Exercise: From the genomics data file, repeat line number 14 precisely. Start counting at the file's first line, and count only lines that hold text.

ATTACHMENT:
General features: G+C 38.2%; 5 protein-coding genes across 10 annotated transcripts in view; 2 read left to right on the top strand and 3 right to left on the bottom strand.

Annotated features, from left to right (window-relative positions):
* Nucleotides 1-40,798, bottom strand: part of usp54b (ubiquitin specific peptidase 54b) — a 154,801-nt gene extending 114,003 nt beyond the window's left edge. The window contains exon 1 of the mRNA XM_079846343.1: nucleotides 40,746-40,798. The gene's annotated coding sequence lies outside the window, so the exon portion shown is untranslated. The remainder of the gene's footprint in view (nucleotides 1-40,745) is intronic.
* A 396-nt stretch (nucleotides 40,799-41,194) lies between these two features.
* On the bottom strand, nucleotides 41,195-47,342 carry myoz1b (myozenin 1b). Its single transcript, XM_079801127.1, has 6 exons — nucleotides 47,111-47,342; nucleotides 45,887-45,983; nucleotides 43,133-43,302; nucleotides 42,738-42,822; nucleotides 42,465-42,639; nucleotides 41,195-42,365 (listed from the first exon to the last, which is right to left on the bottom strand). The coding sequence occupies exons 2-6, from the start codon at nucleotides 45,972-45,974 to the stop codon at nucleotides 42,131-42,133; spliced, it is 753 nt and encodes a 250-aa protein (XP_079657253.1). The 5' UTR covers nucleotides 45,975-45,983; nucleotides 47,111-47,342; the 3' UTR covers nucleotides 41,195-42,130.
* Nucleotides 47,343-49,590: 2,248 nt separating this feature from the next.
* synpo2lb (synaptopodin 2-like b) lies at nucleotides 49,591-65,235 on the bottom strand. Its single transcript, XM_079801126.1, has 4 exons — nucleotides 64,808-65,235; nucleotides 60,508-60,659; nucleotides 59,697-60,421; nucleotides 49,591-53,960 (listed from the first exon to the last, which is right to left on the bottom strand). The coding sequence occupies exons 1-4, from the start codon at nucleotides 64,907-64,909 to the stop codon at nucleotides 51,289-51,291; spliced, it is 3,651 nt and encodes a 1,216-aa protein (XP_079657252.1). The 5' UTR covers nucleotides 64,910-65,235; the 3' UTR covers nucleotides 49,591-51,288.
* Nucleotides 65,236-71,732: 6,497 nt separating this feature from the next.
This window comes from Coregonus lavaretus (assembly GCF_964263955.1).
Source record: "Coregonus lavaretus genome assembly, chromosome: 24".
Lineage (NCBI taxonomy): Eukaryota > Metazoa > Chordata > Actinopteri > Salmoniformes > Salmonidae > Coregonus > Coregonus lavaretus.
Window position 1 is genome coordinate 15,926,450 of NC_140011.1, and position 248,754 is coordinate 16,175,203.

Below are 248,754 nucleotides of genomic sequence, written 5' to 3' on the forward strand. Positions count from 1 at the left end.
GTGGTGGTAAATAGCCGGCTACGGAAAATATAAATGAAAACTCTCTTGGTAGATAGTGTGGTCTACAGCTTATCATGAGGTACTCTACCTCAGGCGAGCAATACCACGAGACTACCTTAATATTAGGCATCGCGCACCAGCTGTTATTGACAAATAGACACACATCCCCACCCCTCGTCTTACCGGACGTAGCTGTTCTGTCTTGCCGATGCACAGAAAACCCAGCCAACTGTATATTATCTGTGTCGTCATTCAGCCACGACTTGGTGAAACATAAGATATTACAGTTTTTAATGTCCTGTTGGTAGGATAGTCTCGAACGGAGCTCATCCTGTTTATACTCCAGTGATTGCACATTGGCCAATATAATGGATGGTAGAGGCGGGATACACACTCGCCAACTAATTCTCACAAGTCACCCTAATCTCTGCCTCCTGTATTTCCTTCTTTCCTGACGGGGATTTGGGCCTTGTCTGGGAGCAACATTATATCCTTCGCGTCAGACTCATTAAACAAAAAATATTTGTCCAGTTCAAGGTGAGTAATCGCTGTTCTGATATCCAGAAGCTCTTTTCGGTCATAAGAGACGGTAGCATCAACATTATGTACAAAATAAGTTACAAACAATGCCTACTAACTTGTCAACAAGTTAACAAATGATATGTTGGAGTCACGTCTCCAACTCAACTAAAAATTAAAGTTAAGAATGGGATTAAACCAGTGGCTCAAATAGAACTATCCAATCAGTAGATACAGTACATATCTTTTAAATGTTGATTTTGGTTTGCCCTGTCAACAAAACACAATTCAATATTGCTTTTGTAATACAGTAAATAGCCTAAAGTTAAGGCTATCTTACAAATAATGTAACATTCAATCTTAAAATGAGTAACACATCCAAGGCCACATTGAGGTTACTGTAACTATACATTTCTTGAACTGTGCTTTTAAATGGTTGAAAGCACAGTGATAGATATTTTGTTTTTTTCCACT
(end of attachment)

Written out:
GTGGTGGTAAATAGCCGGCTACGGAAAATATAAATGAAAACTCTCTTGGTAGATAGTGTGGTCTACAGCTTATCATGAGGTACTCTACCTCAGGCGAGCAATACCACGAGACTACCTTAATATTAGGCATCGCGCACCAGCTGTTATTGACAAATAGACACACATCCCCACCCCTCGTCTTACCGGACGTAGCTGTTCTGTCTTGCCGATGCACAGAAAACCCAGCCAACTGTATATTATCTGTGTCGTCATTCAGCCACGACTTGGTGAAACATAAGATATTACAGTTTTTAATGTCCTGTTGGTAGGATAGTCTCGAACGGAGCTCATCCTGTTTATACTCCAGTGATTGCACATTGGCCAATATAATGGATGGTAGAGGCGGGATACACACTCGCCAACTAATTCTCACAAGTCACCCTAATCTCTGCCTCCTGTATTTCCTTCTTTCCTGACGGGGATTTGGGCCTTGTCTGGGAGCAACATTATATCCTTCGCGTCAGACTCATTAAACAAAAAATATTTGTCCAGTTCAAGGTGAGTAATCGCTGTTCTGATATCCAGAAGCTCTTTTCGGTCATAAGAGACGGTAGCATCAACATTATGTACAAAATAAGTTACAAACAATGCCTACTAACTTGTCAACAAGTTAACAAATGATATGTTGGAGTCACGTCTCCAACTCAACTAAAAATTAAAGTTAAGAATGGGATTAAACCAGTGGCTCAAATAGAACTATCCAATCAGTAGATACAGTACATATCTTTTAAATGTTGATTTTGGTTTGCCCTGTCAACAAAACACAATTCAATATTGCTTTTGTAATACAGTAAATAGCCTAAAGTTAAGGCTATCTTACAAATAATGTAACATTCAATCTTAAAATGAGTAACACATCCAAGGCCACATTGAGGTTACTGTAACTATACATTTCTTGAACTGTGCTTTTAAATGGTTGAAAGCACAGTGATAGATATTTTGTTTTTTTCCACT